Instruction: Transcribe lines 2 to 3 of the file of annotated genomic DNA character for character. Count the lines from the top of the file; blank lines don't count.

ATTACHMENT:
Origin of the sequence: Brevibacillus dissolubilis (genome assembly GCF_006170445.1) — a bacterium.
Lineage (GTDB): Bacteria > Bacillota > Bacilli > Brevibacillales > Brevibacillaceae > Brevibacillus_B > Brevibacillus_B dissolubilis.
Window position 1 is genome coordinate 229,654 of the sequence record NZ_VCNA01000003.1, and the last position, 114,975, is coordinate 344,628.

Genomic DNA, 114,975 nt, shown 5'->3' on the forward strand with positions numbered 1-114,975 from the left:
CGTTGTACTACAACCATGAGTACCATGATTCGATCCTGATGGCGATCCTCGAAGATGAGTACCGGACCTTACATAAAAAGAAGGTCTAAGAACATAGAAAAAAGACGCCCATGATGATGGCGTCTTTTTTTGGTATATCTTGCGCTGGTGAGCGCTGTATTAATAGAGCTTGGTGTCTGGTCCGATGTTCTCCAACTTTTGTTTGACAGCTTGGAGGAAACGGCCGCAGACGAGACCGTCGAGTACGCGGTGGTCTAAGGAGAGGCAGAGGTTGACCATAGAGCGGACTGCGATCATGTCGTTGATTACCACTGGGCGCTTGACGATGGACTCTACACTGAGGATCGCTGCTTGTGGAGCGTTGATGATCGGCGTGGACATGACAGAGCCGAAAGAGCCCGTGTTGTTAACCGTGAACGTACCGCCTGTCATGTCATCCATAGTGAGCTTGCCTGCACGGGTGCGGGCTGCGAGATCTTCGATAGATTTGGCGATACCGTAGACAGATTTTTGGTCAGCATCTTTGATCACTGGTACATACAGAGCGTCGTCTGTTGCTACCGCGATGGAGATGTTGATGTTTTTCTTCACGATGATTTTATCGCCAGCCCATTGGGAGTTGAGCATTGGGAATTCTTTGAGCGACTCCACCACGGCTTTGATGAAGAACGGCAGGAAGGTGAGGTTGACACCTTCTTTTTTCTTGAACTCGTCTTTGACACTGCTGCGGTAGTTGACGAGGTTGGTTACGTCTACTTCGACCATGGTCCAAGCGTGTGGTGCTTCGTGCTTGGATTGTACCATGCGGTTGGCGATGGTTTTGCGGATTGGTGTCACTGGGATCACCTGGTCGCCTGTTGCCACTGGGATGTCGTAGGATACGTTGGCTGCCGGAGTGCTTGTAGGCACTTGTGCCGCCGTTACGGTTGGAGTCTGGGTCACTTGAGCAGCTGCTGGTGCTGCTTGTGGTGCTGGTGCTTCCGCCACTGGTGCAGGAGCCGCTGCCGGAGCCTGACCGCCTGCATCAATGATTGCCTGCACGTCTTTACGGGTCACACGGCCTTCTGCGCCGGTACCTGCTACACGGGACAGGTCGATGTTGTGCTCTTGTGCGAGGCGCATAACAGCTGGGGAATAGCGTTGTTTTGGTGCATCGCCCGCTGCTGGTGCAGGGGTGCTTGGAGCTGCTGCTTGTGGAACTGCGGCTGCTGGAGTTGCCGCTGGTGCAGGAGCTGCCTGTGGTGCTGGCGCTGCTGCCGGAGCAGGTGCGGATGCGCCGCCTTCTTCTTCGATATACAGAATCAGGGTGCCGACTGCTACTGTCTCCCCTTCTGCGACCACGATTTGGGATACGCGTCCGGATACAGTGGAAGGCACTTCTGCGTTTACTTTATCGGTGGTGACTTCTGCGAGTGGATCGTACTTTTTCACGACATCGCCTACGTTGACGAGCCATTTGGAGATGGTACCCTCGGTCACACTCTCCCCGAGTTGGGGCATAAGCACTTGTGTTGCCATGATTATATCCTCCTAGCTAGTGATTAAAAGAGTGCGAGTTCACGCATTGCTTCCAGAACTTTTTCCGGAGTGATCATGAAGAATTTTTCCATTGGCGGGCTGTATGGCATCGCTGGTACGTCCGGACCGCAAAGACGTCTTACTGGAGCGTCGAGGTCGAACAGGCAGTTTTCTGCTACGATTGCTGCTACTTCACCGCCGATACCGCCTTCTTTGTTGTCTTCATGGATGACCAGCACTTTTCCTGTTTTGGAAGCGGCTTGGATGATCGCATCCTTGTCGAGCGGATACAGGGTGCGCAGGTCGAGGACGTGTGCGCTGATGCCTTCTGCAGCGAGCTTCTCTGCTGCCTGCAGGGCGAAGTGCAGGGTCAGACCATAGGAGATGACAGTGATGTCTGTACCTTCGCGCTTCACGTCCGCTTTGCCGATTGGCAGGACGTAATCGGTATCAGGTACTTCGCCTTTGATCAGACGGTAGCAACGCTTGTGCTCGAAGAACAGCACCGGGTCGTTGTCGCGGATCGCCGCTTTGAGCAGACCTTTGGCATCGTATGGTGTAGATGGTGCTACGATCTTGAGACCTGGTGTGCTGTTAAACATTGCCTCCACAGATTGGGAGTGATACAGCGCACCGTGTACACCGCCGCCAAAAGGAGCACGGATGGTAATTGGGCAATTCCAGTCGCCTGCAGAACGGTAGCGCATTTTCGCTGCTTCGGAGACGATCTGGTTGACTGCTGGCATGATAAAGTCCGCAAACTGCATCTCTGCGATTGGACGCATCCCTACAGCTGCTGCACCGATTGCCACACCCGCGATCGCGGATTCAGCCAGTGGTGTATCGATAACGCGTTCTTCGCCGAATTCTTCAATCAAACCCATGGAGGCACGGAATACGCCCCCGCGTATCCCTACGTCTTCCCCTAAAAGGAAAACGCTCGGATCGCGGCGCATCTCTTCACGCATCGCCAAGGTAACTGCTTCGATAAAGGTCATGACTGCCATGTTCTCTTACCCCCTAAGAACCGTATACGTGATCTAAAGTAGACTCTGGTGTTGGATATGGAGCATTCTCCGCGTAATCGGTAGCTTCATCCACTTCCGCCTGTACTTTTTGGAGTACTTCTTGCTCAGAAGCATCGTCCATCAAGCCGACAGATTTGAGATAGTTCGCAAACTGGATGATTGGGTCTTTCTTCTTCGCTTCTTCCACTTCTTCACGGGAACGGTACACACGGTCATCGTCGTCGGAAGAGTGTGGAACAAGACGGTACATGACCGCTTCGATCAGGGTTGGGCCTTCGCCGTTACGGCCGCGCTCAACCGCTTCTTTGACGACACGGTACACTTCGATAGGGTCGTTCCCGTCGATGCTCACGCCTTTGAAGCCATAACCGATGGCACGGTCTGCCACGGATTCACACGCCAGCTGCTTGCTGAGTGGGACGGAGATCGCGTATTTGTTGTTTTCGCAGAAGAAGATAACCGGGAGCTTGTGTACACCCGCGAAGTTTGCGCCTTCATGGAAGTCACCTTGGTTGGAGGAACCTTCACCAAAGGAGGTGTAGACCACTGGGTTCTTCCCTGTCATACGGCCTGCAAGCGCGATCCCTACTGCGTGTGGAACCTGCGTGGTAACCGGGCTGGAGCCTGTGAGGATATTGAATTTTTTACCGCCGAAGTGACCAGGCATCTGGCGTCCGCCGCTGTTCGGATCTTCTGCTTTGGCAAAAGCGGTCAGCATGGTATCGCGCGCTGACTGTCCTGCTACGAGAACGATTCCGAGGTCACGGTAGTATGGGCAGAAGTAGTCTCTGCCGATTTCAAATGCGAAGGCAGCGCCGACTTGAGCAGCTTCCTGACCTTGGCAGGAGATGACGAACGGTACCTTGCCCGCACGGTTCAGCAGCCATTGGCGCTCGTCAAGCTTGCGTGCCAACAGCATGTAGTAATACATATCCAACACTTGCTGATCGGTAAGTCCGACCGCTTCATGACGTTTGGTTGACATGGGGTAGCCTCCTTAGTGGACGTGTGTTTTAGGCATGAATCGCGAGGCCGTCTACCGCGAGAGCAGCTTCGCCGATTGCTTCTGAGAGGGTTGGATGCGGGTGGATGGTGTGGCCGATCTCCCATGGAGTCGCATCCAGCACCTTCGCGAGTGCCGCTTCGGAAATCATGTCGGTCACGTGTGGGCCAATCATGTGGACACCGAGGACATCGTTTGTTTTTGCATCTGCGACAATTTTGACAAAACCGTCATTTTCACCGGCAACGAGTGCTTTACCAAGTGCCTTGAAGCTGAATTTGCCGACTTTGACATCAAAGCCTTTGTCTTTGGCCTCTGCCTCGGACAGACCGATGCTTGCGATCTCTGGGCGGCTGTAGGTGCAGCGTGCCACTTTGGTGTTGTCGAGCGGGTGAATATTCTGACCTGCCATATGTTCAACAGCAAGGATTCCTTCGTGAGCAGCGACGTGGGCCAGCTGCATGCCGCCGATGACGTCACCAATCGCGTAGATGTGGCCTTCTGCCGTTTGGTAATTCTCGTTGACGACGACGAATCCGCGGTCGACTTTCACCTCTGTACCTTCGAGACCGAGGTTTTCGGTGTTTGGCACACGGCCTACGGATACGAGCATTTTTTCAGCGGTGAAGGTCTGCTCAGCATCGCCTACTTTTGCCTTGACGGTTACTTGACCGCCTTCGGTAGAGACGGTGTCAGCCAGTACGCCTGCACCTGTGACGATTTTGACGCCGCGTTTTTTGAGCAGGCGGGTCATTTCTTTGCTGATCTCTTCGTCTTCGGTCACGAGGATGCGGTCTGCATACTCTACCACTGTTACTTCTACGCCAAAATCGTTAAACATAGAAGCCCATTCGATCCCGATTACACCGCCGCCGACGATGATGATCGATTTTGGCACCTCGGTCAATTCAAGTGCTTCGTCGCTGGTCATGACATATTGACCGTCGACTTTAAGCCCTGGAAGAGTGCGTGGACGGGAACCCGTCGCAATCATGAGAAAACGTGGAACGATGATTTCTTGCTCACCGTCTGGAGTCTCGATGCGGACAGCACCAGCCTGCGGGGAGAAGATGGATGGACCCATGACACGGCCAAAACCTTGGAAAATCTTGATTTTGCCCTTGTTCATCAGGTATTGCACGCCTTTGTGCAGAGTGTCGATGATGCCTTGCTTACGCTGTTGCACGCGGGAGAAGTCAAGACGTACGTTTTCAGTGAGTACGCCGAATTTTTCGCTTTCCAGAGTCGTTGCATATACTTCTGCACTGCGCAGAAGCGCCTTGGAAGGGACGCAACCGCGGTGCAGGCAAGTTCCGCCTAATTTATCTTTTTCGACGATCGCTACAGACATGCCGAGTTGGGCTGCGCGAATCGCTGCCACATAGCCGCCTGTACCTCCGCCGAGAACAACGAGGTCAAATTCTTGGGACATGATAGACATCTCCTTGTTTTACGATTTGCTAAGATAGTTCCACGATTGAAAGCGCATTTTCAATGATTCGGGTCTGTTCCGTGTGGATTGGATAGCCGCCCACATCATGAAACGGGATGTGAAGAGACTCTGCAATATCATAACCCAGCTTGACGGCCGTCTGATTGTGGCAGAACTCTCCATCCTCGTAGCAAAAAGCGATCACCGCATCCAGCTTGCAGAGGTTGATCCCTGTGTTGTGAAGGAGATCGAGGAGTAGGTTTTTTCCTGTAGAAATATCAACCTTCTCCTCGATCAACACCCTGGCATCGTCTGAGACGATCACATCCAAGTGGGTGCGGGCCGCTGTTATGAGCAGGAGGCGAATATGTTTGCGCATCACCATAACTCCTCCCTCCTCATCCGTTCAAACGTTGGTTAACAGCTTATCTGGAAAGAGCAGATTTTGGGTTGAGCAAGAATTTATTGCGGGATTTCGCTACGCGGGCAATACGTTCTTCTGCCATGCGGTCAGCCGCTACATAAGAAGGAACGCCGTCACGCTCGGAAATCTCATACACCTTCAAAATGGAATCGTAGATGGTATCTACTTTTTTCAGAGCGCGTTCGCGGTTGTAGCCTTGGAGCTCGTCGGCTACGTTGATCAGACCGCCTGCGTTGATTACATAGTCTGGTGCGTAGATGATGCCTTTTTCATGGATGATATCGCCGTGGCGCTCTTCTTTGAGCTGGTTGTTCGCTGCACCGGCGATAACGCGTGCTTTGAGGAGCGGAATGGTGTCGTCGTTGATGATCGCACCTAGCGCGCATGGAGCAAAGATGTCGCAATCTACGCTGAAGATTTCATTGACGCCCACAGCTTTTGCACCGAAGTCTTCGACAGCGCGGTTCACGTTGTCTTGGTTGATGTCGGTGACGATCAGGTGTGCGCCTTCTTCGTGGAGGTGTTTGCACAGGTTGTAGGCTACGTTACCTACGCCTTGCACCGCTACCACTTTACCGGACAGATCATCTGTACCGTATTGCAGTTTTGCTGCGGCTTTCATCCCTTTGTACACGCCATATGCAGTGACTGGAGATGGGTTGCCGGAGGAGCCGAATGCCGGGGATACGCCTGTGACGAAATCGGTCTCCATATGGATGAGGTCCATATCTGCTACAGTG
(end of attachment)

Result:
Lineage (GTDB): Bacteria > Bacillota > Bacilli > Brevibacillales > Brevibacillaceae > Brevibacillus_B > Brevibacillus_B dissolubilis.
Window position 1 is genome coordinate 229,654 of the sequence record NZ_VCNA01000003.1, and the last position, 114,975, is coordinate 344,628.